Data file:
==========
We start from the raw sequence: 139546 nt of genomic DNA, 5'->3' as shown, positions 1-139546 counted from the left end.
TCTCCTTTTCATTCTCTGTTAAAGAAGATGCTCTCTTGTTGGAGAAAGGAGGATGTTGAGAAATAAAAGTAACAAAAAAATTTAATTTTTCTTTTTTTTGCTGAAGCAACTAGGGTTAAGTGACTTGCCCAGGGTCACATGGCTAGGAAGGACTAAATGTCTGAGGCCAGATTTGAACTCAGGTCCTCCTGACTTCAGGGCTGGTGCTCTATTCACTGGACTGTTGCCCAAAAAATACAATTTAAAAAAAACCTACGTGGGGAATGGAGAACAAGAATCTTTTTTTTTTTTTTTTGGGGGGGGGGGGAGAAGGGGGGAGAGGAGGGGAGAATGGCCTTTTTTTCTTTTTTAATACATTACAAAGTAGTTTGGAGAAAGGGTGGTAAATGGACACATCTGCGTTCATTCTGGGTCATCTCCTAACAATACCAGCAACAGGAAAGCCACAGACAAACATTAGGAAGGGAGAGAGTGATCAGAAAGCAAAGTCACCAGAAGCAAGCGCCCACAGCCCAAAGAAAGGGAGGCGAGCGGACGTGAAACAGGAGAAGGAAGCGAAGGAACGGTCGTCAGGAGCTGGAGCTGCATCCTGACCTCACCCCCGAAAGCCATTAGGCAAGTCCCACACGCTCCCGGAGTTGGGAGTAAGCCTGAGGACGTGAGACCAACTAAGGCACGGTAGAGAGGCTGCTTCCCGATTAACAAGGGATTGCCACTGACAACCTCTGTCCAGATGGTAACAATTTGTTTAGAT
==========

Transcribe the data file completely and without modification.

We start from the raw sequence: 139546 nt of genomic DNA, 5'->3' as shown, positions 1-139546 counted from the left end.
TCTCCTTTTCATTCTCTGTTAAAGAAGATGCTCTCTTGTTGGAGAAAGGAGGATGTTGAGAAATAAAAGTAACAAAAAAATTTAATTTTTCTTTTTTTTGCTGAAGCAACTAGGGTTAAGTGACTTGCCCAGGGTCACATGGCTAGGAAGGACTAAATGTCTGAGGCCAGATTTGAACTCAGGTCCTCCTGACTTCAGGGCTGGTGCTCTATTCACTGGACTGTTGCCCAAAAAATACAATTTAAAAAAAACCTACGTGGGGAATGGAGAACAAGAATCTTTTTTTTTTTTTTTTGGGGGGGGGGGGAGAAGGGGGGAGAGGAGGGGAGAATGGCCTTTTTTTCTTTTTTAATACATTACAAAGTAGTTTGGAGAAAGGGTGGTAAATGGACACATCTGCGTTCATTCTGGGTCATCTCCTAACAATACCAGCAACAGGAAAGCCACAGACAAACATTAGGAAGGGAGAGAGTGATCAGAAAGCAAAGTCACCAGAAGCAAGCGCCCACAGCCCAAAGAAAGGGAGGCGAGCGGACGTGAAACAGGAGAAGGAAGCGAAGGAACGGTCGTCAGGAGCTGGAGCTGCATCCTGACCTCACCCCCGAAAGCCATTAGGCAAGTCCCACACGCTCCCGGAGTTGGGAGTAAGCCTGAGGACGTGAGACCAACTAAGGCACGGTAGAGAGGCTGCTTCCCGATTAACAAGGGATTGCCACTGACAACCTCTGTCCAGATGGTAACAATTTGTTTAGAT